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RICS Service Charge Residential Management Code : What are the implications for those who manage residential leasehold properties?

The RICS Service Charge Residential Management Code, 3RD Ed (“Code”) came into force on 1 June 2016. Only minor amendments have been made from the 2nd Edition.

The Code applies to private landlords and managers of leasehold properties of flats, houses and all other dwellings in England, where a service charge, which varies according to the costs incurred or to be incurred, is payable. It does not apply to commonhold properties.

NB: There is a separate RICS code of practice, which applies where tenants pay rent only – RICS Rent Only Residential Management Code.

For the purposes of the Code, the “manager” can be the landlord, a member of staff of a corporate landlord, a managing agent, or a group of flat owners who have formed themselves into a formal management or maintenance company (a Residents’ Management Company), (which could be limited by share or guarantee), or a recognised or ‘informal’ tenants’ association. It could also be a Right to Manage company set up in accordance with the Commonhold and Leasehold Reform Act 2002.

The Code sets out a procedure for dealing with the whole area of management of residential leasehold properties for managers. It provides an exhaustive list of guidance to managers from not only their duties and responsibilities, but through to accounting for other people’s money, dealing with disputes between tenants, repairs, insurance and complaints about managers and managing agents.

Key points of the Code:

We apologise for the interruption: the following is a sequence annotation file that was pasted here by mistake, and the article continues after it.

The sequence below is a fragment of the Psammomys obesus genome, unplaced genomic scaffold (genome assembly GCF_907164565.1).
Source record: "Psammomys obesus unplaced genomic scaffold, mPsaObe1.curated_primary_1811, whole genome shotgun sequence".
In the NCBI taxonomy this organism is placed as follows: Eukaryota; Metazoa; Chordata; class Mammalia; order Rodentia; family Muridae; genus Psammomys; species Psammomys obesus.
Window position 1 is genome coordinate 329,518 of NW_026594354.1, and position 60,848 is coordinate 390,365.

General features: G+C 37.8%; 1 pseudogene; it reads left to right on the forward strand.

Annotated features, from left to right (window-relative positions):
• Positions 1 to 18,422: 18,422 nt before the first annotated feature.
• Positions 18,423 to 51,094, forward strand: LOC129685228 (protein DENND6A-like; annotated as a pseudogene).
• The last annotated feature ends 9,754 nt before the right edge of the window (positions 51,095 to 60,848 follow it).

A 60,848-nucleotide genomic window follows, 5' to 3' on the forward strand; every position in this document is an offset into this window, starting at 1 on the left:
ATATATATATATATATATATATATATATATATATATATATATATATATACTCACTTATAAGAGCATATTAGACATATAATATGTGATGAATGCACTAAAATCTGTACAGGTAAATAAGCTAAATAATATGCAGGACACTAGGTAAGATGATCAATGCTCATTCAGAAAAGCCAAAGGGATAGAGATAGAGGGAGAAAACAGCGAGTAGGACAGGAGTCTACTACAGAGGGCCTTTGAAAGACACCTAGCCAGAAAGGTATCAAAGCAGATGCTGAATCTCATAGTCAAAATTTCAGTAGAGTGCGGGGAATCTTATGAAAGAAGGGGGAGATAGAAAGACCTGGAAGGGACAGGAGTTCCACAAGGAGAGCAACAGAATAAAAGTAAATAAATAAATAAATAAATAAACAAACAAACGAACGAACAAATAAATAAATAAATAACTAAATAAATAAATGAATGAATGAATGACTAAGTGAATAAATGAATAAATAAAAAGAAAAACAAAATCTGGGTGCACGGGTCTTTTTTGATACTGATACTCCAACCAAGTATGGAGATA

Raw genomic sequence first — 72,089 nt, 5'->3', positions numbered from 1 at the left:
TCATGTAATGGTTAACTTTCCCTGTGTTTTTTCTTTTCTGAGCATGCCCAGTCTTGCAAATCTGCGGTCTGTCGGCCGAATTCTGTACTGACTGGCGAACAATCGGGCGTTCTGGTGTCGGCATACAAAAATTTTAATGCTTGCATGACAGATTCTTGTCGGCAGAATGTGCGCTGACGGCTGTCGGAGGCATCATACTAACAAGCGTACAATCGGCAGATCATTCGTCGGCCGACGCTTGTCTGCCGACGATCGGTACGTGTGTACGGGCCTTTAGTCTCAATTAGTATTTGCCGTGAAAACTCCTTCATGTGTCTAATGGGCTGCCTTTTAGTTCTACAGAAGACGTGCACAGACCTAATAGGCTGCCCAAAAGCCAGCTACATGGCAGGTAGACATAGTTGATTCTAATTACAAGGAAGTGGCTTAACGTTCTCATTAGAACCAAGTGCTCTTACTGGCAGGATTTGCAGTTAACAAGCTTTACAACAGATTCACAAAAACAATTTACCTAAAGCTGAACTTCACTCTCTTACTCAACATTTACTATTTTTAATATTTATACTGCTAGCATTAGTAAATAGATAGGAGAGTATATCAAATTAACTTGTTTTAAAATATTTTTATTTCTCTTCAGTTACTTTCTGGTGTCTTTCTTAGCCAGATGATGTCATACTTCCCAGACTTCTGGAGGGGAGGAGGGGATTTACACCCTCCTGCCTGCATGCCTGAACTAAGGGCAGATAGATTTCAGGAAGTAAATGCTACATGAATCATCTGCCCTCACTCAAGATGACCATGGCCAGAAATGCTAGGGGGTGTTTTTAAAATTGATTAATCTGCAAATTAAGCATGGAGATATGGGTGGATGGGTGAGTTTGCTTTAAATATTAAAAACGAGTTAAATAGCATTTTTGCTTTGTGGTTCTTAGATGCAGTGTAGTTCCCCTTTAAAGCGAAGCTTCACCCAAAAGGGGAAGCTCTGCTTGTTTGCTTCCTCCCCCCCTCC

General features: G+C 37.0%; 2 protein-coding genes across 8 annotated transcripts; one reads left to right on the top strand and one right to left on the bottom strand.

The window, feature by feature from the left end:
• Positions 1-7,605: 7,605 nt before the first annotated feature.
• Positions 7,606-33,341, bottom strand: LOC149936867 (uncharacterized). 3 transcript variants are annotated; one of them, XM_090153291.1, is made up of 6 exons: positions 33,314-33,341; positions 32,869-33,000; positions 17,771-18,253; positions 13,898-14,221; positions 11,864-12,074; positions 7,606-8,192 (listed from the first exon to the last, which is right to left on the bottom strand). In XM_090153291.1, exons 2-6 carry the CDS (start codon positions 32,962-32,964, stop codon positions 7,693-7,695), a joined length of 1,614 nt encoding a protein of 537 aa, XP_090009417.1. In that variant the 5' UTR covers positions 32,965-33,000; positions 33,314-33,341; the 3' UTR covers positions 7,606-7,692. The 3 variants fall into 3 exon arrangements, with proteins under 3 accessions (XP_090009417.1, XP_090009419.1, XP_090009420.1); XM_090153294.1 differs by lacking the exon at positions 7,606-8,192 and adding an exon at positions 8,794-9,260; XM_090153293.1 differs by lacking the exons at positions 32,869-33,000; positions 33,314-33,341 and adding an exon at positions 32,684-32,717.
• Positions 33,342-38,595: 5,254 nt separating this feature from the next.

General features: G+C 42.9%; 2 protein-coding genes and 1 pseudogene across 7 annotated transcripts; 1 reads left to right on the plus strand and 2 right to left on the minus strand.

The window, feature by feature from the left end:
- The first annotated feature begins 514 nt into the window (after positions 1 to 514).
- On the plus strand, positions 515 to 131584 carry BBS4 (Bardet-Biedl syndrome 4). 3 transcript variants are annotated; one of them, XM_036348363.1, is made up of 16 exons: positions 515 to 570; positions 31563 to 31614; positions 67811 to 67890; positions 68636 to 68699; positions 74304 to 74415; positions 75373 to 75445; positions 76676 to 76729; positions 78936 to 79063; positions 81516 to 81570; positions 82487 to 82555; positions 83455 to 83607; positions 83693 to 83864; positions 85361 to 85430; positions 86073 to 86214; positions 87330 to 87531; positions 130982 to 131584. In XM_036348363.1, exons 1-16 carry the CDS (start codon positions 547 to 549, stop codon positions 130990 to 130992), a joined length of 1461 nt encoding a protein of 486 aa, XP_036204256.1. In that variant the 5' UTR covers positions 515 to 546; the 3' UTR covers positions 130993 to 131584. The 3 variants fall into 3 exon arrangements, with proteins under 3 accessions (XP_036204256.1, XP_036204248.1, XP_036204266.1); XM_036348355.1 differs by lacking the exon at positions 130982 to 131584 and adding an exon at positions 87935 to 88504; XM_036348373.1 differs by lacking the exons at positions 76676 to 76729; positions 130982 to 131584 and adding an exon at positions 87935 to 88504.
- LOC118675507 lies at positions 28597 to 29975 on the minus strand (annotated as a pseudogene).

• As it applies to a wider audience than simply a landlord; it acts as an over-arching procedural code to all those persons and bodies (as defined as managers), in respect of leases, managing agent agreements, service charge agreements, residents’ associations articles of association, etc.
  • It sets out the “should” procedural expectations for managers of residential leasehold properties, as well as the “must” legal obligations placed on landlords, and others where applicable.
  • It should be used by managers as a helpful checklist, to ensure that they are complying with their should and must duties and obligations.
  • Managers should always consider the Code when taking management decisions and in conjunction with all and any other statutory requirements, terms of the lease or tenancy agreement, cost effectiveness, convenience, efficiency, reasonableness and the quality of service.
  • The existence of the Code and where it can be seen and/or purchased, should be brought to the attention of all tenants of the residential leasehold dwellings.

Implications for Managers

The contents of the Code may be used in evidence and taken into account, if relevant, in court and tribunal proceedings, especially those for the appointment of a new manager where landlords or managers have failed to comply with the Code (Section 24 of the Landlord and Tenant Act 1987, as amended by section 85 of the Housing Act 1996.)

Whilst compliance by managers of the guidance contained in the Code is not mandatory, managers should be able to justify departures from it.

In light of the ramifications in court or tribunal proceedings detailed above, it seems that managers should be prepared to justify any departure by them from the Code in tribunal or court proceedings.

The Code expects a manager to understand their statutory obligations in respect of anti-discrimination or anti-harassment law, prevention from eviction, quiet enjoyment of property, etc. Furthermore, that any contract between a landlord and managing agent is normally governed by the Supply of Goods and Services Act 1982 and Unfair Terms in Consumer Contracts (Amendment) Regulations 2001 (SI 2001/1186)) – that services shall be provided to a reasonable standard, time and cost.

However, what the guidance aims to do is to codify all those manager duties detailed in the documentation regarding the tenant occupation of the residential leasehold property as well as in statute and case law, into one procedural Code. The Code can be seen as a reference book for managers in dealing with all management of residential leasehold property matters, and to be invoked by tenants when disputes arise.


 

June 2016

 

Key Contact

Lucie Barnes